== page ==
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Ain’t Nothing Stopping Us Now: The Tower Of Power Story


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For over 50 years Tower of Power has been the favorite of those who love R&B/soul, funk and sophisticated jazz. While the band is often known for its revolving door of lead singers, the band's founders, Emilio Castillo (saxophone) and Stephen "Doc" Kupka (baritone sax) have remained their constant. The Bay Area band's first album East Bay Grease was released on Bill Graham's San Francisco Records. The effort became known for its immediately recognizable horn arrangements and energy, especially on the track, "Knock Yourself Out" which was sung by then lead singer Rufus Miller. The band's other lead singer Rick Stevens appeared on "Sparkling in the Sand."

The band signed to Warner Brothers, Miller made way for the smoother Rick Stevens. In 1972 TOP released Bump City. With the charismatic Stevens the band had even more range as evidenced on the charming "What Happened to the World That Day" and the relentlessly funky tracks like "You Strike My Main Nerve" and "Down to the Nightclub." Despite those highs, Bump City is best known for the instant classic, "You're Still a Young Man" which hit the pop charts at #29 and the R&B charts at #24.

By 1973, Stevens was out of the group and was replaced by Lenny Williams. The band released Tower of Power and it made good on the promise of Bump City and featured tracks like "This Time It's Real" and the much loved "What Is Hip." The album's biggest hit, "So Very Hard to Go" showed off Williams's range and hit the R&B charts at #11 and the pop charts at #17. Back to Oakland followed and while it didn't have any big hits, songs like "Oakland Stroke," and "Can't You See (You're Doin' Me Wrong)" displayed their enviable fire power. Although it was a large band, the public knew the names of the horn section, the aforementioned Castillo and Kupka, Greg Adams (trumpet/flugelhorn), Mic Gillette (trumpet) and Lenny Pickett (saxophone.) The rest of the Tower of Power/Back to Oakland band included Bruce Conte (guitar) Francis "Rocco" Prestia, David Garibaldi (drums) Brent Byers (congas) and Chester Thompson on keyboards.

It was during this era when TOP heightened their profile and appeared on shows like Soul Train and Don Kirshner's Rock Concert and the 1974 Rose Bowl. In late 1974, Urban Renewal was released and yet another change was on the horizon.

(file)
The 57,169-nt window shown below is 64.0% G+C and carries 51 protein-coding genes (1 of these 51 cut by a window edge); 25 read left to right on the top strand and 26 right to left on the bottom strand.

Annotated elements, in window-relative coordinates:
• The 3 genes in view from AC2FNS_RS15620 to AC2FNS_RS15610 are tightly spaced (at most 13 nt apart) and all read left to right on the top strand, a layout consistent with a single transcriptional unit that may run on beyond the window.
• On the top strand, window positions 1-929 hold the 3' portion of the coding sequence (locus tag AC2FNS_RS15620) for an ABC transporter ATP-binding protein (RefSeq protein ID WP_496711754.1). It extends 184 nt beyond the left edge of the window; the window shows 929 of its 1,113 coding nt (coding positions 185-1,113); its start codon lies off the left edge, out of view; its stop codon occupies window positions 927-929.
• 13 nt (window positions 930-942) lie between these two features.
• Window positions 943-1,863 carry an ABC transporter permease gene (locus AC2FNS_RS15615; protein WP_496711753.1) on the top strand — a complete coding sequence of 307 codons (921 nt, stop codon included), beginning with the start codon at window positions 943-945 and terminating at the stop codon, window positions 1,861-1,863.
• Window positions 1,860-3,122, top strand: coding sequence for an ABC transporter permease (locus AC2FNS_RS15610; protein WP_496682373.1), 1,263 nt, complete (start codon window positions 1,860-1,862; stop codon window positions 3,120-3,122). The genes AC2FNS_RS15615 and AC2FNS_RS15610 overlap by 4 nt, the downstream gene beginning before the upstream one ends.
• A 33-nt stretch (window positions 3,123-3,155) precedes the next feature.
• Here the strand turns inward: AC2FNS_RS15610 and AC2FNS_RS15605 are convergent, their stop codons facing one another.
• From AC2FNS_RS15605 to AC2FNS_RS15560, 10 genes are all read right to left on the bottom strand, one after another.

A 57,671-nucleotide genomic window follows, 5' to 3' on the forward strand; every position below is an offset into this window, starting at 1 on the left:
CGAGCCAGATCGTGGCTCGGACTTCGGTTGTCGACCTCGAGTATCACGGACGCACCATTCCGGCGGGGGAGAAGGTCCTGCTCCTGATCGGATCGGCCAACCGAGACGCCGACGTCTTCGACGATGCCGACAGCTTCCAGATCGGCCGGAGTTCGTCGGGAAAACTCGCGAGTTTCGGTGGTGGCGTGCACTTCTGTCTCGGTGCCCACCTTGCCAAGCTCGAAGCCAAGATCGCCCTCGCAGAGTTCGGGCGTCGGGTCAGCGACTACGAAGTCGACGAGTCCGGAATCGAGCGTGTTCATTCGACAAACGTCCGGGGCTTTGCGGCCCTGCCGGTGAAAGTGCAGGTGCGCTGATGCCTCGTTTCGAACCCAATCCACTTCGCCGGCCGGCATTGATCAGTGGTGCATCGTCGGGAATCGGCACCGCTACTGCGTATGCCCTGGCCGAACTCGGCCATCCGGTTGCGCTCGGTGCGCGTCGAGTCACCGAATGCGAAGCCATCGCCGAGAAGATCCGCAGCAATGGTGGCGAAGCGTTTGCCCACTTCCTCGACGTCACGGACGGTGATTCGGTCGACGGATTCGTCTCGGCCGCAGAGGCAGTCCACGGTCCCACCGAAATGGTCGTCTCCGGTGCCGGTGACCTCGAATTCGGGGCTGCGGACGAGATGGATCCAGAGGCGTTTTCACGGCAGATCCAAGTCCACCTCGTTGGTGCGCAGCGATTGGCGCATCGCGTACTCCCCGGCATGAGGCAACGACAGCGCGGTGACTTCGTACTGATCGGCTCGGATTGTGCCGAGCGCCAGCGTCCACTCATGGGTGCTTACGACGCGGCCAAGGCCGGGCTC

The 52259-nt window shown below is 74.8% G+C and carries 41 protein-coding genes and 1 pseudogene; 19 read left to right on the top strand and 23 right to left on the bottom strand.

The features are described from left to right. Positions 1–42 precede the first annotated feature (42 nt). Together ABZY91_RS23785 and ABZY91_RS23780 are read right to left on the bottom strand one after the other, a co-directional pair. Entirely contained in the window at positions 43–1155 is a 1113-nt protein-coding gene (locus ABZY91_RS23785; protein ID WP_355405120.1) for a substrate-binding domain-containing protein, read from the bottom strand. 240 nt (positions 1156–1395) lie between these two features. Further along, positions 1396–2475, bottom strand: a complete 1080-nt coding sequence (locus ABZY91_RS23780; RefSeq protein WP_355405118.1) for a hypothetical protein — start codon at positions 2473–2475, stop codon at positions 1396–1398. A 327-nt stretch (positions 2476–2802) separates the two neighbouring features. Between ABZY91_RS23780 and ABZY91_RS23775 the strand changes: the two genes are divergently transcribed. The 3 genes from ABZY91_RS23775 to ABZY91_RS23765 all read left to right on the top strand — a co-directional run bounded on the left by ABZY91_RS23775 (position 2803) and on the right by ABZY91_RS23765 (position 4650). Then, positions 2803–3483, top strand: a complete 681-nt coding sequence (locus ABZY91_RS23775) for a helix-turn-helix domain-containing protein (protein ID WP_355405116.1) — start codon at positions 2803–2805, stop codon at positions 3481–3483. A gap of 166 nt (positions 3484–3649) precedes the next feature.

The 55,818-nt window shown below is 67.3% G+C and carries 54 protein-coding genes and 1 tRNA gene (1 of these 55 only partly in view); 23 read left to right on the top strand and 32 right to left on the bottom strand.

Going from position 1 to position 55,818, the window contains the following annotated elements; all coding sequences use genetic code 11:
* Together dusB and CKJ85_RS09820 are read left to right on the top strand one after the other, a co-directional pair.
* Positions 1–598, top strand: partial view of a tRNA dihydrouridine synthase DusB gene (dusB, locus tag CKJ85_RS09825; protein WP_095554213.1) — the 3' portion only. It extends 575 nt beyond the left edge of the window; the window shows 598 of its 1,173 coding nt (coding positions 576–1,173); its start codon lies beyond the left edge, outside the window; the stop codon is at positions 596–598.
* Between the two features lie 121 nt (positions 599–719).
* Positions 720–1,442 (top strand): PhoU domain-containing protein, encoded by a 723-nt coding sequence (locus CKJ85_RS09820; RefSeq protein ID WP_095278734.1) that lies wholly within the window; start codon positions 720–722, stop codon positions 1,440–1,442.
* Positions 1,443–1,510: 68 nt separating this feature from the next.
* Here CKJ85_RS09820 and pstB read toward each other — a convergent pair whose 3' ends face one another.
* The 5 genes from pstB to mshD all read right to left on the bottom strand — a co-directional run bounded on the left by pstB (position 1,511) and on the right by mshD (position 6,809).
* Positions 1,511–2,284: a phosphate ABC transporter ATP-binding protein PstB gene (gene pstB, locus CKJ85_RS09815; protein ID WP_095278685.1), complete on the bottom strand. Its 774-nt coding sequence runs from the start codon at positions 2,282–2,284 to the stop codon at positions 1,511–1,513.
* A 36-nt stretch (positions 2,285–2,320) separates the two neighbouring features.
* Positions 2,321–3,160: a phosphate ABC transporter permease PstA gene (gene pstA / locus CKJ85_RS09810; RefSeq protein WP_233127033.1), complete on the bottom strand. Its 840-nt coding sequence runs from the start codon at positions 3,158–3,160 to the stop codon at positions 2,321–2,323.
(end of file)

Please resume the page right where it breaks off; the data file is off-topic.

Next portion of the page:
Much loved lead singer Lenny Williams left the band in late 1974. Williams went on to release solo albums for Warner Brothers, Motown and MCA. TOP replaced him with powerful belter Hubert Tubbs for 1975's In the Slot and 1976's Live in Living Color.

By 1976, Tubbs left and the band left Warner Brothers for Columbia Records. Edward McGee became the new vocalist. CBS released Ain't Nothing Stopping Us Now that featured the band proceeding with changing styles and exiting members. This lineup appeared on Soundstage in 1977 with Santana and Gato Barbieri.

While the band's own releases seemed to stall in the era, the Tower of Power horn section appeared on sessions for Rufus, Brothers Johnson and Elton John. Oddly enough, they also appeared on ex-lead singer Lenny Williams albums Rise Sleeping Beauty and Choosing You.

By 1977, the lead singers switched again as McGee was out and was replaced by Michael Jefferies. Jefferies appeared on albums We Came to Play and Back on the Streets. By the late '70s, TOP started to try different avenues. While the CBS contract was winding down, the group just missed re-signing with Warner Brothers and having an album produced by Ted Templeman. If the late '70s presented challenges, the '80s weren't exactly a vacation either.

The band was marred by exoduses that included Lenny Pickett, Chester Thompson, Francis "Rocco" Prestia, David Garibaldi (who left again after returning in 1979.) "The '80s" seemed to catch up to TOP more than any other band and in clips from the early '80s, it's clear that some incarnations couldn't grasp the complex arrangements the earlier members played with ease. In 1981, the band released Direct Plus, a live-in studio, direct to disc effort. Dinosaur Tracks was recorded during the same era and was released years after the fact for Rhino Handmade.